Where services like taxis and hotels used to integrate their supply chains (taxi services integrating fleets and fleet management and hotels integrating brand recognition and vacant rooms), Uber and Airbnb have gone the other way. Modularizing the supply (individual drivers, individual providers of rooms) has enabled them to integrate with the customers and control the end user relationship thanks to apps and the Internet. Getting back to the original point on why this will be interesting over the next decades with urban expansion, it reduces the cost of previously “luxury” services by increasing supply. As our world cities grow into the tens of millions in population globally, it’ll be necessary for service jobs to provide income, but also to retain or improve quality of life. The Internet has had massive change on how we communicate, share, and interact, but has also had physical impact on how we live together in cities.
Accommodating such massive urban growth will also naturally change the look and feel of cities in the near future. Horizontal compression requires people to be comfortable in closer quarters by more efficiently using the space, including building not only skyward (like Jeddah’s kilometer-tall Kingdom Tower), but also downward. In Wired magazine’s recent issue, there’s a fascinating piece on the future of cities highlighting some great examples of ongoing projects and designs to support this vast growth. The examples from Mecca are particularly impressive. Year over year the city sees more of the world’s Muslim’s making the pilgrimage for the Hajj, and the Saudi government is investing billions in infrastructure to support the enormous influx of people. Within a couple of years, Mecca will be home to the world’s 4th tallest building and the largest hotel on Earth.
Last year German photographer Michael Wolf produced a photo series called “The Architecture of Density” in which he published stunning photos of Hong Kong apartment buildings to demonstrate the close quarters people already live in there (pictured above). Imagine this level of density projected out to encompass a megaregion 6 times the size of New York, like China intends to build around Beijing, and it’s probably not a far cry from what urban China will actually look like in 2050.
Since we make tools to help people better capture and make use of spatial information, this is a relevant topic to us. Tons of our users are involved in some form or fashion in the deployment, management, and maintenance of public infrastructure — pipes, wires, roads, bridges, and structures. As tens of millions of people continue to amass in cities around the world, efficient management of this infrastructure becomes all the more important. There will be so much of it that we’ll need public works organizations that can be more agile in response to problems, to keep water flowing, the streets clean, and the lights on.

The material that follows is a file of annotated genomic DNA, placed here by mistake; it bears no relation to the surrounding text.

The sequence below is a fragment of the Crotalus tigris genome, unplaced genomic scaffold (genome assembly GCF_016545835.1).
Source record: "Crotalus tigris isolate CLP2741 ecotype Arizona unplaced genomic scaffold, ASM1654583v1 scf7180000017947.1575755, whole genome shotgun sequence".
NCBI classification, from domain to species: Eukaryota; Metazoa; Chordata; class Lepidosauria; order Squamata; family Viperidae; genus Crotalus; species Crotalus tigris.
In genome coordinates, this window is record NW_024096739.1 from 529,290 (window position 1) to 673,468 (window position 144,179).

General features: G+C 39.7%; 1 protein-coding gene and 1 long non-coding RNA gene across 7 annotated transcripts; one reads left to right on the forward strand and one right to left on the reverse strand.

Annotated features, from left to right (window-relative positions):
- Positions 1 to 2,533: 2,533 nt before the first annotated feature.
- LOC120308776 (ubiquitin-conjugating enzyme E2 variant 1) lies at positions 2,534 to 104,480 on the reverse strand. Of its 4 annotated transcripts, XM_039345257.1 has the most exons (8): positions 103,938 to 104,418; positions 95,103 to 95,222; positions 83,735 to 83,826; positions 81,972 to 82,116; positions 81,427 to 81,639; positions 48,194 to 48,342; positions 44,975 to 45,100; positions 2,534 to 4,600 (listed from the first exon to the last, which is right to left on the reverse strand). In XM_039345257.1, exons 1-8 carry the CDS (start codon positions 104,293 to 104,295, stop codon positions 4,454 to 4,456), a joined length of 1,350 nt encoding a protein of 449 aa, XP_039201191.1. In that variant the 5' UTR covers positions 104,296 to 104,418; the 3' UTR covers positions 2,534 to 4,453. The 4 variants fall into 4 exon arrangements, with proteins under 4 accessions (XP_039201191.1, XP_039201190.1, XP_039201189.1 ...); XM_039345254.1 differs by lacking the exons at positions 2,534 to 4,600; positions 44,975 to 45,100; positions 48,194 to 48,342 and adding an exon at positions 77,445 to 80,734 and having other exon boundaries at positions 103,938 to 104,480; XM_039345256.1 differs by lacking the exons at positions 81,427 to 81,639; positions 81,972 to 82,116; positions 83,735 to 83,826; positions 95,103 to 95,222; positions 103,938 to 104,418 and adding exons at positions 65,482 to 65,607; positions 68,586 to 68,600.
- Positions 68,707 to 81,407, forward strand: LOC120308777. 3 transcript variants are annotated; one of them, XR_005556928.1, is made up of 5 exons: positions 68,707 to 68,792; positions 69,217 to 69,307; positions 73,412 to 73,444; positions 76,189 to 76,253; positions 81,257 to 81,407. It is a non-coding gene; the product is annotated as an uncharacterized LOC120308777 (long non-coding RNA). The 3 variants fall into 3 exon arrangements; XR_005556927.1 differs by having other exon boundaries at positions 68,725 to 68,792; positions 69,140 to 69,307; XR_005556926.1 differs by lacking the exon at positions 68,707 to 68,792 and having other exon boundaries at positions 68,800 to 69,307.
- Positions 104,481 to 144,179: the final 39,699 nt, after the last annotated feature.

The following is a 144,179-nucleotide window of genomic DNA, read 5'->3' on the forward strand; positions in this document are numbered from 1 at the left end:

The “Internet of things” is quickly becoming just as much a buzzword in the public works sector as it’s been in Silicon Valley. There’s a lot of talk about trash bins that can alert when they’re full, smart streetlights that can respond to the activity below them, connected parking spaces that can help you navigate to available parking — these things are an inevitability, and certainly stand to save billions in public sector expense once they’re a reality. But I think we’re a long way off from these systems having any ubiquity outside of the most forward-thinking cities and communities. We’ve still got at least a decade or two of doing things “the old fashioned way”, with workers on the streets keeping our cities humming along.
I’m looking forward to hear what the diversity of people at Geo2050 will bring to the discussion. The schedule is packed with so many topics you could fill two weeks without running out of subjects to talk about. In addition to the topics I briefly touched on, there are also talks about human security in our future cities, vertical farming, migration and resettlement, and climate change. It’s shaping up to be an excellent event with voices and ideas around many of the facets of geography’s future. Check out more about Geo2050, happening in New York City on November 19-20.